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Regular version of the site

Article

The comfortable city model: Researching Russian urban planning and design through policy mobilities

Urban Studies and Practices. 2019. Vol. 4. No. 3. P. 7-22.
Zupan D., Gunko M.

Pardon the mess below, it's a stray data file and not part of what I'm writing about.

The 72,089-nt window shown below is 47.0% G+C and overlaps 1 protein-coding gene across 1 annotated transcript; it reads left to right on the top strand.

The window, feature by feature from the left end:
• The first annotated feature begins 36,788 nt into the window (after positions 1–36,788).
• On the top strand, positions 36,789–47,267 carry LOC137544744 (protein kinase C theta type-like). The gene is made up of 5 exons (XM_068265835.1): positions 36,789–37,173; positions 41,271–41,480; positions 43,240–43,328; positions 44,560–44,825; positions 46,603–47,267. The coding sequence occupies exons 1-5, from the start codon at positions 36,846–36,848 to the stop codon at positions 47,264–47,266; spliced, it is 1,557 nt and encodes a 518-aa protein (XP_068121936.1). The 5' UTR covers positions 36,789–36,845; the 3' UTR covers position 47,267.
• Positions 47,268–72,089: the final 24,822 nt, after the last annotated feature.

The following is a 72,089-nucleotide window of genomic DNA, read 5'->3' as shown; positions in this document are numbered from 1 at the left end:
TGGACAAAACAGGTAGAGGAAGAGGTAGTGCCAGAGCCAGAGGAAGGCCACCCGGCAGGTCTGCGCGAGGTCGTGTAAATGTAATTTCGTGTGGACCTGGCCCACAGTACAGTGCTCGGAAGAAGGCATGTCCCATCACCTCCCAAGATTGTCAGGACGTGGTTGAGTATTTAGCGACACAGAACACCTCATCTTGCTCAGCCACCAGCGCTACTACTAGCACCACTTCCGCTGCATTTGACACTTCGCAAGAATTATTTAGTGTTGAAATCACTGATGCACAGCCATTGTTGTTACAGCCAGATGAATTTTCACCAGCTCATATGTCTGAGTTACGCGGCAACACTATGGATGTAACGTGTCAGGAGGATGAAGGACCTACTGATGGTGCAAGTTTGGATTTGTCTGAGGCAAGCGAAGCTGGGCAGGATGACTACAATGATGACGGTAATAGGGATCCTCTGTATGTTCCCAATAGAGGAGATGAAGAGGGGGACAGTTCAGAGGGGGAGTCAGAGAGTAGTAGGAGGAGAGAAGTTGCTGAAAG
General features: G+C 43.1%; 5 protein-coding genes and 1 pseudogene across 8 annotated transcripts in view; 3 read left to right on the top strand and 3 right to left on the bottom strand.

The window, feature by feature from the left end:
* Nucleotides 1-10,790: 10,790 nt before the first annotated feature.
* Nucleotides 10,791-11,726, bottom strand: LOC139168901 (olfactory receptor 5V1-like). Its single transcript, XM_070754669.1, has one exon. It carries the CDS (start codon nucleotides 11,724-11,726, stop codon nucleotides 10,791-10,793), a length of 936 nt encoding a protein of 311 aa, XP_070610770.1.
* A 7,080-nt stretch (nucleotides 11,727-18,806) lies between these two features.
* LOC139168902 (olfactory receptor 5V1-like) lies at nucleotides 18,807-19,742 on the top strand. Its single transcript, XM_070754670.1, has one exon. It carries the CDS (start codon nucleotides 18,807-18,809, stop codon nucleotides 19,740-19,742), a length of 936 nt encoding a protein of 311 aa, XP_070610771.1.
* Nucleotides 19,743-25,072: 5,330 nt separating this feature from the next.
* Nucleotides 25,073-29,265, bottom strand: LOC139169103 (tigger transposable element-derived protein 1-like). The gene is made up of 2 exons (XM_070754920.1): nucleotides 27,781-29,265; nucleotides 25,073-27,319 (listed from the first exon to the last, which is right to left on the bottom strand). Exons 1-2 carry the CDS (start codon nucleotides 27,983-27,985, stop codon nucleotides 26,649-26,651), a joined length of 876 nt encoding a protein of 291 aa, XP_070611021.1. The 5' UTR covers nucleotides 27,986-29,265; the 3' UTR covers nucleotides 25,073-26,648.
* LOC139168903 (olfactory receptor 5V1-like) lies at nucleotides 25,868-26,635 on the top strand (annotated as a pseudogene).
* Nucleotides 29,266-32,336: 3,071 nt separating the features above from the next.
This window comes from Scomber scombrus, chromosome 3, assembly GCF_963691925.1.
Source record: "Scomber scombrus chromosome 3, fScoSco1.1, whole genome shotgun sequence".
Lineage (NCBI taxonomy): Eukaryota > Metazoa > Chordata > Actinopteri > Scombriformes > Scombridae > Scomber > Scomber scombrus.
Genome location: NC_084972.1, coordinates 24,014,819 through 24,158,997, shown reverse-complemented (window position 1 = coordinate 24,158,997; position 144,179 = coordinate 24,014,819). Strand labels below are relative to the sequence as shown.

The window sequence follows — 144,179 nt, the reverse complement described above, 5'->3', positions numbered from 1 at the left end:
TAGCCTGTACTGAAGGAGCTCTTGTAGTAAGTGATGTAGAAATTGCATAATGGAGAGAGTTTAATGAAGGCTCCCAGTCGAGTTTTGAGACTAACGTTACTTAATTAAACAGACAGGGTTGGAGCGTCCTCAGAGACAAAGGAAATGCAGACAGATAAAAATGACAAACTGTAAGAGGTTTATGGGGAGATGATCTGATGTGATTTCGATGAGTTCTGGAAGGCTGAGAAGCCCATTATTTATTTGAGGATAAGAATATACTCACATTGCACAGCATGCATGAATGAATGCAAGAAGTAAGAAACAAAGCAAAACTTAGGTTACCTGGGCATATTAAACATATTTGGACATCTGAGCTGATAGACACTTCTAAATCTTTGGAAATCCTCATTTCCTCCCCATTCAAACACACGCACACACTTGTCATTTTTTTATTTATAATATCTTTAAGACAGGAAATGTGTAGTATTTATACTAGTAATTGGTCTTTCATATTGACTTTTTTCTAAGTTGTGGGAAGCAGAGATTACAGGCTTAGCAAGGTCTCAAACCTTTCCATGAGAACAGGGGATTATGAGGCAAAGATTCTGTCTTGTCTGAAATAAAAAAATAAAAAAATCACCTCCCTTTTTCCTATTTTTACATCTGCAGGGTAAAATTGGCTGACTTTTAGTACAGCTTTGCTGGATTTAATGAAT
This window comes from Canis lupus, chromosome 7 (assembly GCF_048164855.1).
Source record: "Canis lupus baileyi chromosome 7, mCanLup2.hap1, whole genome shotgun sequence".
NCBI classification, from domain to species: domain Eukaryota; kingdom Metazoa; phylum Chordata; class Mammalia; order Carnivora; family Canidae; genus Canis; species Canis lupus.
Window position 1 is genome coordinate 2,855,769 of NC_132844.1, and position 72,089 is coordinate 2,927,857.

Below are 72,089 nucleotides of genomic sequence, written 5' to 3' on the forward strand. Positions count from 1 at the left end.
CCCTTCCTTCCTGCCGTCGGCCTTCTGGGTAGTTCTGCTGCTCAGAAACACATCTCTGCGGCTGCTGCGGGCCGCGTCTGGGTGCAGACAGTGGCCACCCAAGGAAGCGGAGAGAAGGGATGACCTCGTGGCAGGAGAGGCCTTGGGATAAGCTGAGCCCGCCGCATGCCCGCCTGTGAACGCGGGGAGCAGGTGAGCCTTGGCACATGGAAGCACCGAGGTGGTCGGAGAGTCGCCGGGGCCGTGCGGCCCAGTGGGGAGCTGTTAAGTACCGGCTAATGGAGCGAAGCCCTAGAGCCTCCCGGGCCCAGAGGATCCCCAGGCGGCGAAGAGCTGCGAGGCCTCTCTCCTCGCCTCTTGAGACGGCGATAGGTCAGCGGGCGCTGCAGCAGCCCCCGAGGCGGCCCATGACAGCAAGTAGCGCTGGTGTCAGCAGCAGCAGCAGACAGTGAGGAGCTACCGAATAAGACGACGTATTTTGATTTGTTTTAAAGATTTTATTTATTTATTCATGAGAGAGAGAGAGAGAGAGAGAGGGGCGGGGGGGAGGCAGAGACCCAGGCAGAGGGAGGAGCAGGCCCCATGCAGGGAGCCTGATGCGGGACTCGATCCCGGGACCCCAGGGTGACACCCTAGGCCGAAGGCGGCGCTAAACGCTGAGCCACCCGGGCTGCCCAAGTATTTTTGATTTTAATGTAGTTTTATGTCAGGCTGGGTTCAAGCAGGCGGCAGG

Drawing on the scholarship of policy mobility and center-periphery relations, the article sheds light on the evolution of Russian urban planning and design since the new millennium and critically discusses recent trends. We do so through the lens of planning ideas and their circulation. In particular, the paper reconstructs how the “comfortable city” concept emerged and unfolded in Russian urban development. We identify three phases: the concept’s emergence within the professional community in the early 2000s, its consolidation over the last decade, and its recent rise into the epitome of contemporary Russian city-making. The paper finds that over the last two decades the centers of innovations in the field of urban planning and design shifted. While it was mainly the regional capitals as well as large and medium-sized Russian cities providing important stimuli at the beginning of the new millennium, contemporary urban planning and design is marked by attempts to spread many of Moscow’s best practices throughout the country. Such attempts are enforced, inter alia, through federal programs, educational initiatives, and the spread of the capital’s expertise and experts to the regions. The resulting reshuffling of center-periphery relations is characterized by the re-centralization of knowledge, expertise, and professional resources on the one hand, and the further peripheralization and undermining of local autonomy, expertise, innovation, as well as local and indigenous knowledge on the other.